Now, as growing numbers of urban and suburban residents opt for other forms of transportation, including their own two feet, as a primary means of getting around, planners who are faced with making choices about reshaping streets and roads to safely accommodate pedestrians and bikes have been making up measurements of effectiveness as they go along. The risk here is that the absence of a universally accepted standard will lead local governments to spend more money than necessary on improvements that have little real benefit.
New research conducted at the University of Illinois at Chicago’s Urban Transportation Center takes a first step toward developing such a standard, and it too could in the long run profoundly reshape the way our cities and towns look and function.
Bicycles and walking have historically been perceived as inferior modes of transportation in the United States, Sriraj notes. In other countries, however, “these modes are infused into the fabric of the day-to-day lifestyle, and they are seen as important and essential pieces of the transportation infrastructure.” Land use patterns in the United States have also made walking and bicycling difficult.
But attitudes among younger Americans are forcing a rethinking of the subject. “All the studies point to millennials being aware of their environment and surroundings,” Sriraj said. “They’re putting off getting driver’s licenses, getting cars later in life, and settling in denser areas and choosing to use bikes to get around.” Add to this cohort aging baby boomers who are also opting to downsize their lifestyles and suddenly designing U.S. urban transportation networks to accommodate pedestrians and bikes becomes important again.
And this is where Moini’s research comes in. Since the funds available for pedestrian and bicycle infrastructure are scarce, developing a uniform way to measure their effectiveness will help local governments determine how best to use those scarce funds. Moini’s method examines seven factors:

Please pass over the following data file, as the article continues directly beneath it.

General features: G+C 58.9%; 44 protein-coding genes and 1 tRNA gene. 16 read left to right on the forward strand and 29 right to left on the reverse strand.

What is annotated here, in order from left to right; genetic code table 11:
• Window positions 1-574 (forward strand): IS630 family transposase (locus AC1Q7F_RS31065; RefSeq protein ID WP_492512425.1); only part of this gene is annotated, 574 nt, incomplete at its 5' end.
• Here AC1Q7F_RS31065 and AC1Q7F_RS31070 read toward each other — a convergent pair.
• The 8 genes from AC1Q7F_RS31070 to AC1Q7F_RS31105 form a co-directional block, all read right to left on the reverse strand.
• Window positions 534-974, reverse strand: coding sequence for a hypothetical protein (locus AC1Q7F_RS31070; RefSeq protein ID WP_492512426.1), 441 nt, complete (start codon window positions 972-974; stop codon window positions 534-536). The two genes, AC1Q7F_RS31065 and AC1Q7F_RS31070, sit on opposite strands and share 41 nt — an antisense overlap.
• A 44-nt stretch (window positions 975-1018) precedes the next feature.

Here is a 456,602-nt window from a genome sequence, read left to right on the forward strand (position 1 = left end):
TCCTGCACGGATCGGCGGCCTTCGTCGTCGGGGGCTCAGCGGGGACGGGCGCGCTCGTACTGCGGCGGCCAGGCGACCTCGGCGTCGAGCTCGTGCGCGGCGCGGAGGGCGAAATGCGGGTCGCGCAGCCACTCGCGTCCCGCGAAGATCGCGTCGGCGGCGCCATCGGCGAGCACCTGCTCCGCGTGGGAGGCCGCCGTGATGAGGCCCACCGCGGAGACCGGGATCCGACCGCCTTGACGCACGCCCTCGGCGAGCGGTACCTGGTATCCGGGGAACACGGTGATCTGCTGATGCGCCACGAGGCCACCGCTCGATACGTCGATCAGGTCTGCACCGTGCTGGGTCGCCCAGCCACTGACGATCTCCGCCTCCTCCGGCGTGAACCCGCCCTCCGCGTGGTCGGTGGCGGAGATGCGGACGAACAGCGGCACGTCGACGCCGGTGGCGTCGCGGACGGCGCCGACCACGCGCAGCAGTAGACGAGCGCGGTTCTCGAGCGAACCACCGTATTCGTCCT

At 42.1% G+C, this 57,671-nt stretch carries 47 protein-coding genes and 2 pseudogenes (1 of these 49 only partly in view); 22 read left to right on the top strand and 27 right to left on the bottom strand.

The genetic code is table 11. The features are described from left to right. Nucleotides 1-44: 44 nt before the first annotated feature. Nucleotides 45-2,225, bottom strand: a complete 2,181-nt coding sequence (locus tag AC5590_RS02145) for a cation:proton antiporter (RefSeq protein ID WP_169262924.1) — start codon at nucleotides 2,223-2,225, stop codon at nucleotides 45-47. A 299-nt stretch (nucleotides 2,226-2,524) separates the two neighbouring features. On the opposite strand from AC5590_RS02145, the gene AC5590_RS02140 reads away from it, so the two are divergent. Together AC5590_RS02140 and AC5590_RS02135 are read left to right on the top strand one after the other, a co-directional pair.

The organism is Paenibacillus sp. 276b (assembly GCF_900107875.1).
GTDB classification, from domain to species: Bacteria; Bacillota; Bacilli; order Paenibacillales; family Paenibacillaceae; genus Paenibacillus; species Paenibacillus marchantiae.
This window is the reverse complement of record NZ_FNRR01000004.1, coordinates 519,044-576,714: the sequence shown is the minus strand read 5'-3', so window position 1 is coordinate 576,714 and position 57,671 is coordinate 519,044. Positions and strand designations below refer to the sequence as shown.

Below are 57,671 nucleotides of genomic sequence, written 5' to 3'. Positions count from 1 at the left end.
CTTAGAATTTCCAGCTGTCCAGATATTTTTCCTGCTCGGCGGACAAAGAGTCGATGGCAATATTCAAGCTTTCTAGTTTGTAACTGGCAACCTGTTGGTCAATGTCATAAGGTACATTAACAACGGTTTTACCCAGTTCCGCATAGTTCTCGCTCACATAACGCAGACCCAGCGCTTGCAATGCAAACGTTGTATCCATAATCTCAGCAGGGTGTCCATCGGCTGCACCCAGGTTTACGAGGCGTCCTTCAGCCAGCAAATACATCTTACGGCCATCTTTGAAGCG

Safety — frequency and severity of crashes involving pedestrians and cyclists
Safety effectiveness — reduction in the frequency and severity of crashes
Mobility — the contribution the improvement makes to overall bike/pedestrian access
Demand — likelihood that pedestrians and bicyclists will use the facility
Equity — the degree to which a project improves mobility for less privileged areas
Cost — capital, operating and maintenance costs over the lifespan of the improvement
Qualitative factors — intangible factors derived from opinions of local experts
A value is calculated for each factor; the safety effectiveness value is scaled to ensure that crash reduction rates are measured proportionally to improvement costs. Then the values are weighted, with the safety and safety effectiveness values given the greatest weight, and all are summed to produce an overall score.
Moini applied this method to 10 cities in Cook County where data showed the greatest need for pedestrian and cyclist infrastructure improvements. Overall scores were given to 29 pedestrian projects ranging from crosswalks to raised medians, curb bumpouts and pedestrian signals, and 17 cyclist projects, all of which either created bike lanes or installed special signals for cyclists. The projects were then ranked according to their overall score.
“Many state and municipal governments have methods for measuring project effectiveness, but there’s a question of whether they are uniform across the board and take into account the wide range of variables involved,” says Sriraj. “Even this model needs to be made more rigorous, but we have the beginning of something that’s uniform and can be applied consistently across jurisdictional boundaries. That’s especially important when you’re making tradeoffs.” In its case study, the research paper used the scores to determine how to allocate $800,000 in Congestion Mitigation and Air Quality (CMAQ) funds the Chicago Metropolitan Agency for Planning has available to distribute to pedestrian improvements ($500,000 total) and cyclist improvements ($300,000 total), and not all of the projects made the cut for funding.
“We feel very comfortable with the results we have received, but we have not taken them back to the communities to see if they are consistent with their views or with the decisions that they have made,” Sriraj says.
That reality check is one of the next steps for testing the metric; others involve getting data for other cities and inviting transportation professionals beyond Chicago to give feedback on the robustness of the model and ways it can be improved.
Next City contributor Sandy Smith is an associate editor at Philadelphia magazine. Over the years, his work has appeared in Hidden City Philadelphia, the Philadelphia Inquirer and other local and regional publications. His interest in cities stretches back to his youth in Kansas City, and his career in journalism and media relations extends back that far as well.